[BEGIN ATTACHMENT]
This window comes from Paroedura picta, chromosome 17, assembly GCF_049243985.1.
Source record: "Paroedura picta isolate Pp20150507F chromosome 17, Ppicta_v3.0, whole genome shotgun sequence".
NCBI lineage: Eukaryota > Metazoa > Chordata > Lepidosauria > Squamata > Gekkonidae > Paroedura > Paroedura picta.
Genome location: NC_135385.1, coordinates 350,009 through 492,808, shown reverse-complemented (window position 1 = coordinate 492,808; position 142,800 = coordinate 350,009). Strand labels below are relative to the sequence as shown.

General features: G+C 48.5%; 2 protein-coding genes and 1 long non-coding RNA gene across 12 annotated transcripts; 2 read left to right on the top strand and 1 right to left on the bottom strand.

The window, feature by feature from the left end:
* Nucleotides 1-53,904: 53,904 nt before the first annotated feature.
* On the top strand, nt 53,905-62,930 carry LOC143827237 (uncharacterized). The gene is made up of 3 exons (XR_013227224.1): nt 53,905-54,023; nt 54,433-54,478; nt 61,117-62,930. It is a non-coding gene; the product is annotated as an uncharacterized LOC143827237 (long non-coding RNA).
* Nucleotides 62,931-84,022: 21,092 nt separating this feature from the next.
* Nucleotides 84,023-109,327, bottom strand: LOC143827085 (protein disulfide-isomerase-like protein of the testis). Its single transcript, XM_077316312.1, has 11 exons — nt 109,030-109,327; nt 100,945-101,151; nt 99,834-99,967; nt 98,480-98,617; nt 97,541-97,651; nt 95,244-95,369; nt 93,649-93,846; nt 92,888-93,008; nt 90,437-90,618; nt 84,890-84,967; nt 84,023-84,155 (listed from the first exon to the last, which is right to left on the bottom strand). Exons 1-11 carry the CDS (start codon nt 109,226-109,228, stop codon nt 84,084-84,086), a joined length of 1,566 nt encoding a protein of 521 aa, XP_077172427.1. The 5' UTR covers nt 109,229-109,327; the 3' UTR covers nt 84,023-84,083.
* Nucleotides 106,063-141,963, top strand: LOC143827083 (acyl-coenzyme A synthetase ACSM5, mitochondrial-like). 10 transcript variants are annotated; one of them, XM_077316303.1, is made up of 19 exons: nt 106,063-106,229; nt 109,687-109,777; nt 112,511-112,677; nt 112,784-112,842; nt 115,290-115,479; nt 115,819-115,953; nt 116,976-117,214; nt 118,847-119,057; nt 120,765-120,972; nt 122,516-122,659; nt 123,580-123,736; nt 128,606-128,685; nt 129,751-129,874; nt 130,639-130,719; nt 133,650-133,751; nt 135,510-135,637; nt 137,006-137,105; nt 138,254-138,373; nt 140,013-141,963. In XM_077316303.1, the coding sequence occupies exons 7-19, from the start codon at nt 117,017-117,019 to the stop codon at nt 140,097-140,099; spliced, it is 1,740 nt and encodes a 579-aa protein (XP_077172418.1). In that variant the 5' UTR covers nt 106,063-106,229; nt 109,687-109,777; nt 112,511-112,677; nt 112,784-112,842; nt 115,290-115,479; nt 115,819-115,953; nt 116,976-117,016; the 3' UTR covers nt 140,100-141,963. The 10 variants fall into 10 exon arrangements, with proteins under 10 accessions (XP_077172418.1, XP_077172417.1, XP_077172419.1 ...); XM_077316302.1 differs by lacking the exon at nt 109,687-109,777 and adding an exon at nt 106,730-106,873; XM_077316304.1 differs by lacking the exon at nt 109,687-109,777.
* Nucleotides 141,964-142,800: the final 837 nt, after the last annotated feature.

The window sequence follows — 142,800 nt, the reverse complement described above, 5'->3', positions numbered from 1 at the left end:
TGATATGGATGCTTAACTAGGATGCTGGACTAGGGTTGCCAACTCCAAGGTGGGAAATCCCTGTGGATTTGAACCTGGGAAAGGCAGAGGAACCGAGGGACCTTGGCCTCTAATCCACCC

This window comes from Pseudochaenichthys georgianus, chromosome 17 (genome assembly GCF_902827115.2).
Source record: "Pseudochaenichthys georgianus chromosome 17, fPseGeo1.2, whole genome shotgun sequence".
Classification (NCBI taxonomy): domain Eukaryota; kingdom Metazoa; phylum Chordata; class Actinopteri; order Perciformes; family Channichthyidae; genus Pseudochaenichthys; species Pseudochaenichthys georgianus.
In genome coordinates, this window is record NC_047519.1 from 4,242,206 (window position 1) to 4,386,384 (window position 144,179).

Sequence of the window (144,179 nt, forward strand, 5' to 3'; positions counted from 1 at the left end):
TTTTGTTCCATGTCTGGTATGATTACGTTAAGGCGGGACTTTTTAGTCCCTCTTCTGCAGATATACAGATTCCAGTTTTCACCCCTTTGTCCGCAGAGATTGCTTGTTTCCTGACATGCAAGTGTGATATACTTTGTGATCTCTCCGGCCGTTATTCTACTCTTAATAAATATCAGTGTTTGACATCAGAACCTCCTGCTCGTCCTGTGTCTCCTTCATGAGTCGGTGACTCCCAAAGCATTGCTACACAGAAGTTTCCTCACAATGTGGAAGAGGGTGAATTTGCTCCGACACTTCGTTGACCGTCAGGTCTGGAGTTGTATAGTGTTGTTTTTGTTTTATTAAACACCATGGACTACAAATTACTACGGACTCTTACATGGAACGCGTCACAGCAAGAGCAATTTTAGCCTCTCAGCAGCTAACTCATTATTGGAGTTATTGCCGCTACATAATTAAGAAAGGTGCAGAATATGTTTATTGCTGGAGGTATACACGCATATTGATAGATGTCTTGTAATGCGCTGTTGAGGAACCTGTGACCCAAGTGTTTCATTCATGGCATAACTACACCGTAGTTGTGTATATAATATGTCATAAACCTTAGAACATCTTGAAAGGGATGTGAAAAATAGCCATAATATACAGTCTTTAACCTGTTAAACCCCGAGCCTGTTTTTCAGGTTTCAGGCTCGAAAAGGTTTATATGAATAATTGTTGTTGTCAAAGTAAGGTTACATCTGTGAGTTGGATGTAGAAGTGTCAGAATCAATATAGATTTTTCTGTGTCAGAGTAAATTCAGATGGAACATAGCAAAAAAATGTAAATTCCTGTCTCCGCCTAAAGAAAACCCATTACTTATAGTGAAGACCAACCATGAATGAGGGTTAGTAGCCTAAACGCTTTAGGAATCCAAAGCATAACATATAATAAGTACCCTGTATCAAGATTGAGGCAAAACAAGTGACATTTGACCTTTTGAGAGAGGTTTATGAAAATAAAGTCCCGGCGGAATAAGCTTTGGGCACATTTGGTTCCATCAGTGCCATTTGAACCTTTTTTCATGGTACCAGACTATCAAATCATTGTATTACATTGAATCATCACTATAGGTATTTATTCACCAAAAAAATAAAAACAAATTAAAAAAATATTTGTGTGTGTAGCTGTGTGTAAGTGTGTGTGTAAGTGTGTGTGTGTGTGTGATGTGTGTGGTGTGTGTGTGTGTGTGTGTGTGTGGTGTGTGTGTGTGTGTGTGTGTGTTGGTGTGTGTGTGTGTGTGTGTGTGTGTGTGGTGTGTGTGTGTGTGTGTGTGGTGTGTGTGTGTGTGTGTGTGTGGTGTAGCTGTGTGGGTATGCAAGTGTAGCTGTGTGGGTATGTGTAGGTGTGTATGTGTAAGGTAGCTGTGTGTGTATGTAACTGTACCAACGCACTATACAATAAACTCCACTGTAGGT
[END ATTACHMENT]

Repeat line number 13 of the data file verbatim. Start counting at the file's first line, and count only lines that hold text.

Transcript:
The window sequence follows — 142,800 nt, the reverse complement described above, 5'->3', positions numbered from 1 at the left end: